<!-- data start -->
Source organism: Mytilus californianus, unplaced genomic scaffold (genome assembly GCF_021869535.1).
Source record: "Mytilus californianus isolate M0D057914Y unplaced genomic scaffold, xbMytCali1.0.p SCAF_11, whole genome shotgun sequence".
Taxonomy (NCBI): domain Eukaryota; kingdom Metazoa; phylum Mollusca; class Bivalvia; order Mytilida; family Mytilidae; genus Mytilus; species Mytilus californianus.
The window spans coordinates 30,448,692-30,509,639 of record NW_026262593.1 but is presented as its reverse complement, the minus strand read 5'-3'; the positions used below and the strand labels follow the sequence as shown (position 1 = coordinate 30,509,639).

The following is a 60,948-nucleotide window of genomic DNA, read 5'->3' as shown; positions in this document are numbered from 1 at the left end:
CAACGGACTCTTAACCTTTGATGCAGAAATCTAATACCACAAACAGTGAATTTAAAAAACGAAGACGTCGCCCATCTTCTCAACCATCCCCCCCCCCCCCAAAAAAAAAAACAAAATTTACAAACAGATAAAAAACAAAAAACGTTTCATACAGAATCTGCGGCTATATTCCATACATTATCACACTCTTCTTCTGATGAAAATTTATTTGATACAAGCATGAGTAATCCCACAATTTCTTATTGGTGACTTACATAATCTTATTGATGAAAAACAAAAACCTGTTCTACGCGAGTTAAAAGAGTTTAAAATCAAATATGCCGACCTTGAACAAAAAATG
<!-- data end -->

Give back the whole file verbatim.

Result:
Source organism: Mytilus californianus, unplaced genomic scaffold (genome assembly GCF_021869535.1).
Source record: "Mytilus californianus isolate M0D057914Y unplaced genomic scaffold, xbMytCali1.0.p SCAF_11, whole genome shotgun sequence".
Taxonomy (NCBI): domain Eukaryota; kingdom Metazoa; phylum Mollusca; class Bivalvia; order Mytilida; family Mytilidae; genus Mytilus; species Mytilus californianus.
The window spans coordinates 30,448,692-30,509,639 of record NW_026262593.1 but is presented as its reverse complement, the minus strand read 5'-3'; the positions used below and the strand labels follow the sequence as shown (position 1 = coordinate 30,509,639).

The following is a 60,948-nucleotide window of genomic DNA, read 5'->3' as shown; positions in this document are numbered from 1 at the left end:
CAACGGACTCTTAACCTTTGATGCAGAAATCTAATACCACAAACAGTGAATTTAAAAAACGAAGACGTCGCCCATCTTCTCAACCATCCCCCCCCCCCCCAAAAAAAAAAACAAAATTTACAAACAGATAAAAAACAAAAAACGTTTCATACAGAATCTGCGGCTATATTCCATACATTATCACACTCTTCTTCTGATGAAAATTTATTTGATACAAGCATGAGTAATCCCACAATTTCTTATTGGTGACTTACATAATCTTATTGATGAAAAACAAAAACCTGTTCTACGCGAGTTAAAAGAGTTTAAAATCAAATATGCCGACCTTGAACAAAAAATG